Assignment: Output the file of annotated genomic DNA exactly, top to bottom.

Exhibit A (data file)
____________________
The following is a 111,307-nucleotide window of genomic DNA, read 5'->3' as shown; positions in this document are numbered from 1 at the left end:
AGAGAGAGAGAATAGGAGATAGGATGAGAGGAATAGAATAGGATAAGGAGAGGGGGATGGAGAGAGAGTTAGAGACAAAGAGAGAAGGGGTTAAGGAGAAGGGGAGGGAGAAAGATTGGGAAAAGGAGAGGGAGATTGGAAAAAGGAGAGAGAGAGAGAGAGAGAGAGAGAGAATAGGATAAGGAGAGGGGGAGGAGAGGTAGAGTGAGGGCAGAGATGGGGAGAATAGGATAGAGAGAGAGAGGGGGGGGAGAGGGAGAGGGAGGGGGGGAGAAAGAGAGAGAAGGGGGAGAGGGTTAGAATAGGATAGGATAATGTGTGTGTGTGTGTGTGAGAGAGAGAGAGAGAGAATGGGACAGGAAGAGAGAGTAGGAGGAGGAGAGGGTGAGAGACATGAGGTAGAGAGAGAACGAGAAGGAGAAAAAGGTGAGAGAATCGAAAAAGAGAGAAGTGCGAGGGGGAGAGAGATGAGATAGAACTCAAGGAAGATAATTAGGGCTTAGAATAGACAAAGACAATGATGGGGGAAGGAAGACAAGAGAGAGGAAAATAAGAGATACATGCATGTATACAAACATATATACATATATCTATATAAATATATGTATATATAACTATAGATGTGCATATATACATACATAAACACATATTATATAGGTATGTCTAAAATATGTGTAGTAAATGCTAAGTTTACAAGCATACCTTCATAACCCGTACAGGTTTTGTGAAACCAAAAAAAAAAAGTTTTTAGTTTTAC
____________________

The following is a 111,307-nucleotide window of genomic DNA, read 5'->3' as shown; positions in this document are numbered from 1 at the left end:
AGAGAGAGAGAATAGGAGATAGGATGAGAGGAATAGAATAGGATAAGGAGAGGGGGATGGAGAGAGAGTTAGAGACAAAGAGAGAAGGGGTTAAGGAGAAGGGGAGGGAGAAAGATTGGGAAAAGGAGAGGGAGATTGGAAAAAGGAGAGAGAGAGAGAGAGAGAGAGAGAGAATAGGATAAGGAGAGGGGGAGGAGAGGTAGAGTGAGGGCAGAGATGGGGAGAATAGGATAGAGAGAGAGAGGGGGGGGAGAGGGAGAGGGAGGGGGGGAGAAAGAGAGAGAAGGGGGAGAGGGTTAGAATAGGATAGGATAATGTGTGTGTGTGTGTGTGAGAGAGAGAGAGAGAGAATGGGACAGGAAGAGAGAGTAGGAGGAGGAGAGGGTGAGAGACATGAGGTAGAGAGAGAACGAGAAGGAGAAAAAGGTGAGAGAATCGAAAAAGAGAGAAGTGCGAGGGGGAGAGAGATGAGATAGAACTCAAGGAAGATAATTAGGGCTTAGAATAGACAAAGACAATGATGGGGGAAGGAAGACAAGAGAGAGGAAAATAAGAGATACATGCATGTATACAAACATATATACATATATCTATATAAATATATGTATATATAACTATAGATGTGCATATATACATACATAAACACATATTATATAGGTATGTCTAAAATATGTGTAGTAAATGCTAAGTTTACAAGCATACCTTCATAACCCGTACAGGTTTTGTGAAACCAAAAAAAAAAAGTTTTTAGTTTTAC